Many in the media marketplace hoped for - nay, confidently expected - a rather decent end to 2012. The reckoning was that a good fourth quarter would be the industry's inevitable reward for having seen out a rather disappointing summer.
It's hard to recall now - but there was much optimism in evidence in the late spring as several media sectors began turning in decent year-on-year revenue gains. This was surely a harbinger of things to come: the Jubilee and the Olympics were expected to consolidate that momentum by boosting the mood of the nation, thus underwriting a return in consumer confidence.
Well, while all those gold medals were nice, the summer was a washout in more ways than one. However, market soothsayers began developing a new theory in August. We would, they said, see big advertisers (many of which had been keeping their powder dry during the Olympics) coming back into the market after the Games - and this return would coincide with an upsurge in spend from do-or-die retailers determined to ensure they had a Christmas to remember.
Now that doesn't look like happening either. And, in that context, ZenithOptimedia's latest forecast makes sobering reading. ZenithOptimedia previously predicted that we'd see adspend growth of 3.5 per cent across 2012. Now it reckons that 2.2 per cent will be nearer the mark, thanks to continuing poor performance figures from newspapers and TV.
ZenithOptimedia believes that things will perk up rather more substantially next year. But still - are people generally surprised at these rather pessimistic figures? They shouldn't be, Gerry Boyle, ZenithOptimedia Group's chief executive, argues. And some of our neighbours are in an even worse pickle. "We predict Italy will be down 7 per cent this year, and Spain will be down 12 per cent, while Germany will grow only 1 per cent," he points out.
But he concedes that structural changes are continuing to make things tough for traditional media such as TV and newspapers - the report predicts that, even when the market generally picks up, those sectors will remain flat.
Boyle explains: "The UK has gone further and faster than any other country in the world in embracing the digital future of advertising. We expect internet advertising to account for 36 per cent of ad expenditure in the UK this year - twice the world average of 18 per cent - and internet advertising continues to grow rapidly, thanks to innovations in social media, online video, mobile advertising and real-time buying."
So, are the figures particularly depressing for our traditional market-leading media sectors? Not really, Jim Freeman, the group trading director at Telegraph Media Group, responds. He suggests that the ZenithOptimedia forecast doesn't reflect the reality on the ground - and we shouldn't forget that media owners such as the Telegraph are looking to grow the digital sides of their businesses too.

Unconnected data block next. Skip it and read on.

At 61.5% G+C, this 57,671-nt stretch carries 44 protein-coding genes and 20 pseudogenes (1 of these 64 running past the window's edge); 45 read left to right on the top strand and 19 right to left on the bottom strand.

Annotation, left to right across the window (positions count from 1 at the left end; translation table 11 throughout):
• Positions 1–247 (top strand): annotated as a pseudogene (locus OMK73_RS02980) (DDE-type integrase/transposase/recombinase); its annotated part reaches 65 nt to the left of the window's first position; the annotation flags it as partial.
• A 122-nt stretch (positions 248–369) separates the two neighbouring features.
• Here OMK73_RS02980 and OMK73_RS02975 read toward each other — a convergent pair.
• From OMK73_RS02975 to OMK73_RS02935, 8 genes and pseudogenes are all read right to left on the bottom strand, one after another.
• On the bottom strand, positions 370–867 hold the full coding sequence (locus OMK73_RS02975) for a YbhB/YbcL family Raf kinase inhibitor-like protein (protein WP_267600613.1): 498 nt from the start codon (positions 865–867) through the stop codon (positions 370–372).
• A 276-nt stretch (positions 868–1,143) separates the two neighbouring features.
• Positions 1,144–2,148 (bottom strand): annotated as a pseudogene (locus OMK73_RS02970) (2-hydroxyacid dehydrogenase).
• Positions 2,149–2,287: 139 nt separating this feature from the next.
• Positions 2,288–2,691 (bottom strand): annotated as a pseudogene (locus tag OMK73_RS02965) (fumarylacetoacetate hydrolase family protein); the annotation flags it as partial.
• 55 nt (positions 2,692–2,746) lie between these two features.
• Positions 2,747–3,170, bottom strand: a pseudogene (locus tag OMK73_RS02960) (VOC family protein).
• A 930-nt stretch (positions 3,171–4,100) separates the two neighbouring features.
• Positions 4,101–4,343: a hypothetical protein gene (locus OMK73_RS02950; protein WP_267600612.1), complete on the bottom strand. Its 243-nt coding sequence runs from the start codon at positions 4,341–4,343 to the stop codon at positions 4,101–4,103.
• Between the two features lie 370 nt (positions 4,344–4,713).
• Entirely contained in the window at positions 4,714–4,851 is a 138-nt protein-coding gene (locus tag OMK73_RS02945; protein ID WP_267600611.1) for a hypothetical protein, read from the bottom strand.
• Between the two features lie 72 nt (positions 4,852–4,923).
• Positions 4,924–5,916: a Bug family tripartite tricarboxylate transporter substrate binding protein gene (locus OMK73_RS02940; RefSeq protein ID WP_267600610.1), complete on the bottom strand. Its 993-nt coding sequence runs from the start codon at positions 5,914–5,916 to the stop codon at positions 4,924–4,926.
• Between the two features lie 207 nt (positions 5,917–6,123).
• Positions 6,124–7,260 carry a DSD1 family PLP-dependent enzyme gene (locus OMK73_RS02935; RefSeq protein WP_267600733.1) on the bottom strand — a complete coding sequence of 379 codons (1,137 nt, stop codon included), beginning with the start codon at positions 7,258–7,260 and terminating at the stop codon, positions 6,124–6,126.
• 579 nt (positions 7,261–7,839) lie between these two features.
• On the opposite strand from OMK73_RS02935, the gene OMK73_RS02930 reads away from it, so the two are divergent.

He says: "We have focused on listening to the consumer and the advertiser and getting our quality content on all relevant Telegraph platforms. Every day, 1.9 million people interact with our products. We are part of their lives - and not just during the Olympics. What's more, our readers are highly sought-after by advertisers. It's fashionable to write us off ... but don't forget that 96 of the top 100 advertisers still appear in the good old-fashioned newspaper."
However, Nick Bampton, Channel 5's commercial sales director, concedes that the figures could be about right. He says: "It's disappointing ... the market isn't where people expected it to be earlier in the year, though we're optimistic about 2013. Once competition comes back into the market and share of voice becomes an issue, I believe TV will perform (disproportionately) well. TV does things that no other medium can do."
Nick Theakstone, the chief executive of Group M, says the group's own forecasts are not dissimilar to ZenithOptimedia's. He reveals: "We think overall growth in 2012 will be closer to 3 per cent across the market with 2013 coming in around 3.2 per cent. Press is continuing to suffer in all forms, TV is just holding its head above water and the internet continues to thrive, along with outdoor, radio and cinema."
None of this should come as a big surprise, he argues - yet he also says that there are good grounds for quiet optimism about longer-term prospects. He states: "Yes, there are still concerns about how the economy will perform over the next 12 months. But we are not downhearted. We're just a little cautious."
NO - Gerry Boyle, chief executive, ZenithOptimedia Group
"Some might consider our UK forecast surprisingly optimistic, given the prolonged recession we've suffered and the fact that it's still not clear the eurozone - our main trading partner - has a long-term future in its current form."
YES - Jim Freeman, group trading director, Telegraph Media Group
"It's difficult to accept the pessimism of the Zenith predictions at a time when we are absorbing evidence that news brands are more relevant than ever. Millions flocked to our coverage during London 2012."
NO - Nick Bampton, commercial sales director, Channel 5
"Are we expecting TV to be down by 1 per cent year on year for 2012? Yes, I think it will be. That's being driven by what's happening in retail, and that's down to what is happening in the wider economy."
NO - Nick Theakstone, chief executive, Group M
"We broadly agree. We always felt the last quarter would be tough in the aftermath of the summer's major sporting events and the Jubilee. But the situation could be a lot worse."
This article was first published on campaignlive.co.uk